The difficult but miraculous part of the mutual service idea is that everyone winds up happier and more fulfilled than they would be taking care of themselves. If done correctly, I’m focusing on my wife and her needs and she’s focusing on mine. The result is both of us are having our needs met, while feeling respected and important. If we took care of our own needs we might end in the same place, but by stepping out of our own selfish independence and putting someone else first we are better people. We wind up more flexible, less insular, and more observant – traits steadily being lost in the modern world as we all stare down at our smartphone. And because we are also being served, cared for, and loved, we automatically love the person being good to us. Spouses doing this for each other can create a self-perpetuating relationship of personal growth and marriage strength.
And I’m not doing this well.
I’ve seen glimpses of it, like the sun breaking through storm clouds. There’ve been days, even weeks, when I’ve noticed the needs and desires of my wife, made them my priority, and felt her focus on me. For those times I always felt love grow and our relationship strengthen. And like working out or taking on a new habit, it altered my ability and awareness, helping me to do more.
But like Peter walking on water, eventually I shift my gaze and sink. I give something else more priority. Or I fixate on an area where I don’t feel served or appreciated and re-find my selfish independence with some variation of “If I’m not a priority in this area then why am I making the effort?”. Then I pull back to deal with my own stuff, and I leave her to deal with hers. We can survive this way, absolutely, as we are both intelligent self-sufficient adults. But we can’t thrive this way. If it goes on long enough, it begins to erode the marriage itself. There’s evidence in every couple that breaks apart – they were once focused on each other and now they’re only focused on themselves and getting away.
Ironically, it seems most couples are willing to practice this selfless serving with their kids and not their partner. Parenting requires sacrifice of your personal wants for the benefit of the little person (or people) in your life. Even terrible parents have these moments of selflessness. We as parents justify the situation because our children can’t do everything for themselves and our spouse can cope, so we leave them on their own. What message are we sending our kids if they see us devalue the person we promised to love, protect, and respect for the rest of our lives?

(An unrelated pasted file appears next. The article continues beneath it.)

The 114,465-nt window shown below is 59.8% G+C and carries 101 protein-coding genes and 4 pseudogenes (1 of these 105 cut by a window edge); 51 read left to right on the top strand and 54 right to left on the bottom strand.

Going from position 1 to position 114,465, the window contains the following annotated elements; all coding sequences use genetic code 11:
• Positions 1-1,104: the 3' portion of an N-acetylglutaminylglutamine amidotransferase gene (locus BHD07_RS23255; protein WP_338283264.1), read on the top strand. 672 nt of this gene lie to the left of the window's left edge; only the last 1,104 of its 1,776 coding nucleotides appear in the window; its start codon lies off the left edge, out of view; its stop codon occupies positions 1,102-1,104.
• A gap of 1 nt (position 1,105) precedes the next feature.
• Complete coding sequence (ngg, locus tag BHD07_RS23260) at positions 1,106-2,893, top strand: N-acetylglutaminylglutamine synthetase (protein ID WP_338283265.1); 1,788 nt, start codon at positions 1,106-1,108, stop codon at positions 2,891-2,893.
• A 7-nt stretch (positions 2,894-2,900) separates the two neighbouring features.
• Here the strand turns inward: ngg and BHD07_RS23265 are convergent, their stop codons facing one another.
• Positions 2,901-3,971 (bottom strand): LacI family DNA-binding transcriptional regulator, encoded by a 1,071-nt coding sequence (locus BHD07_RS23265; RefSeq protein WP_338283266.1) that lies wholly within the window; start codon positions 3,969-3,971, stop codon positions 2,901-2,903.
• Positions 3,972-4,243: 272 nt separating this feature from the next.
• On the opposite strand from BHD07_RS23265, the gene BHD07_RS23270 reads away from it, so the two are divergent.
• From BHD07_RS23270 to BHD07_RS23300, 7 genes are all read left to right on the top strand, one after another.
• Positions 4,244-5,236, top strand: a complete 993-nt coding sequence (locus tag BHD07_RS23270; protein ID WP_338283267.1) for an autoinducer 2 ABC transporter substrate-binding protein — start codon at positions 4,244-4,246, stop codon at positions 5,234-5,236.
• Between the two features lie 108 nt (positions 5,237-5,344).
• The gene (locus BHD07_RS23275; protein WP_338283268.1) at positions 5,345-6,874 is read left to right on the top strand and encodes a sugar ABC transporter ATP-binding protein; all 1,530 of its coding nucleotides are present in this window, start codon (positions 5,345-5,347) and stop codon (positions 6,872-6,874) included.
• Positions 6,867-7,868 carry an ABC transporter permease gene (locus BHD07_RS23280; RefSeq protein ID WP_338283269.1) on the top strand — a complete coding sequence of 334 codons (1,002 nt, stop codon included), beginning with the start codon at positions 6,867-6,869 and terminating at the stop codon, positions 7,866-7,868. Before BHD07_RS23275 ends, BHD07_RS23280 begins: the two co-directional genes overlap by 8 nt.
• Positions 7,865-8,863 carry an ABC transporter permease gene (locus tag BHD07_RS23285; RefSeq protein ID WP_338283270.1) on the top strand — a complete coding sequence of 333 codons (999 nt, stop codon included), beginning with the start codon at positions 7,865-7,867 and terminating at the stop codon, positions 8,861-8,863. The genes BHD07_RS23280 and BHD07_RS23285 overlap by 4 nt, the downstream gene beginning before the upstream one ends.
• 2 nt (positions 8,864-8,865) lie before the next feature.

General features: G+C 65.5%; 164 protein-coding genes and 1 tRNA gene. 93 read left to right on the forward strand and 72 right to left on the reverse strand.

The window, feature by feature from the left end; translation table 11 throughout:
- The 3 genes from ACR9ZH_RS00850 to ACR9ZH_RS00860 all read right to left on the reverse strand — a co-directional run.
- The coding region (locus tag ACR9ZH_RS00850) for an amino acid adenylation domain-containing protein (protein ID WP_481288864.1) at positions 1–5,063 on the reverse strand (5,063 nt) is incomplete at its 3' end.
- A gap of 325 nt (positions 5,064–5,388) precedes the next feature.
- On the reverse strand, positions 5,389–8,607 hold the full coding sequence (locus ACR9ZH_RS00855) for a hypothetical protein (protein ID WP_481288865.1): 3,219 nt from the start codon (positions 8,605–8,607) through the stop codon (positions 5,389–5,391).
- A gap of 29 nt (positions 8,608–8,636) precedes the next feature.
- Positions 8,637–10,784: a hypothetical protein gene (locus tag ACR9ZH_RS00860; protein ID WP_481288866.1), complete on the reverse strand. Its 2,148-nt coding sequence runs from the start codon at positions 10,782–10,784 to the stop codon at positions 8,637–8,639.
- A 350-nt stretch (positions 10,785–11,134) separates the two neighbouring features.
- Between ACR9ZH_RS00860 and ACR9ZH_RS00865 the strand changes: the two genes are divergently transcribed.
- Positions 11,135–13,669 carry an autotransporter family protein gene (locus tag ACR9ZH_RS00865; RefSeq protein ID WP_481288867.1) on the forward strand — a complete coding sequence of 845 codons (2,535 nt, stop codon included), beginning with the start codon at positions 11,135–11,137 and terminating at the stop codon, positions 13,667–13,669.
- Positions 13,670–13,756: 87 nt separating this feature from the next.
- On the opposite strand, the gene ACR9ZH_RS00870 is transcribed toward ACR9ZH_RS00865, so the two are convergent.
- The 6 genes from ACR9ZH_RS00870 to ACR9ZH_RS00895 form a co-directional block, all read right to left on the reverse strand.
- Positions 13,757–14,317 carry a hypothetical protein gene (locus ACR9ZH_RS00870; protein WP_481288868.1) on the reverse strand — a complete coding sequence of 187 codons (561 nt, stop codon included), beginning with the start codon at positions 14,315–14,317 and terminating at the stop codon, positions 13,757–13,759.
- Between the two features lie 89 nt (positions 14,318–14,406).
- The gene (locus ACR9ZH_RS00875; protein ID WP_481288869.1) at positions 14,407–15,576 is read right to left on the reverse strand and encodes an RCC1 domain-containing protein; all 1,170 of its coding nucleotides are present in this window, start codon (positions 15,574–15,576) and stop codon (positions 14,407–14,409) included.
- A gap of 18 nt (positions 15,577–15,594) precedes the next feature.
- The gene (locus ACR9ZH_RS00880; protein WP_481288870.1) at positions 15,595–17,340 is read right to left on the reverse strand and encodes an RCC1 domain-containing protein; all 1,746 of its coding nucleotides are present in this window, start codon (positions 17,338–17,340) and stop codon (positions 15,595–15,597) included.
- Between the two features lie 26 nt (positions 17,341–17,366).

Equally toxic is living so that who you are gets lost and swallowed up in the person you are serving. Seeing an adult vanish into just a vessel obsessed with another person’s happiness, be that a child or a spouse, is a sad waste.
The marriages where I’ve seen service demonstrated always consisted of partners who each had involved lives and individual interests, they were complete people on their own. As a result, a person who knows themselves and still sacrifices for another gives that action meaning. Conversely, a person who serves because they have no other purpose doesn’t seem like they are serving at all. We can’t make another person a priority if we have nothing else going on in our lives. Having personal interests and goals is vital for a fulfilling and challenging life. Then stepping out of that to serve someone else has weight.
I’m not suggesting serving your spouse like this is easy, and I’m certainly not saying I’m a living example of the behavior. I’m working to do better at it every day, every week. I’m putting it out there as a goal. I believe it can and does make worthwhile marriages.
And back to catalyst that got me thinking on this… I believe a thriving marriage can take a man and make him better than he could ever be on his own.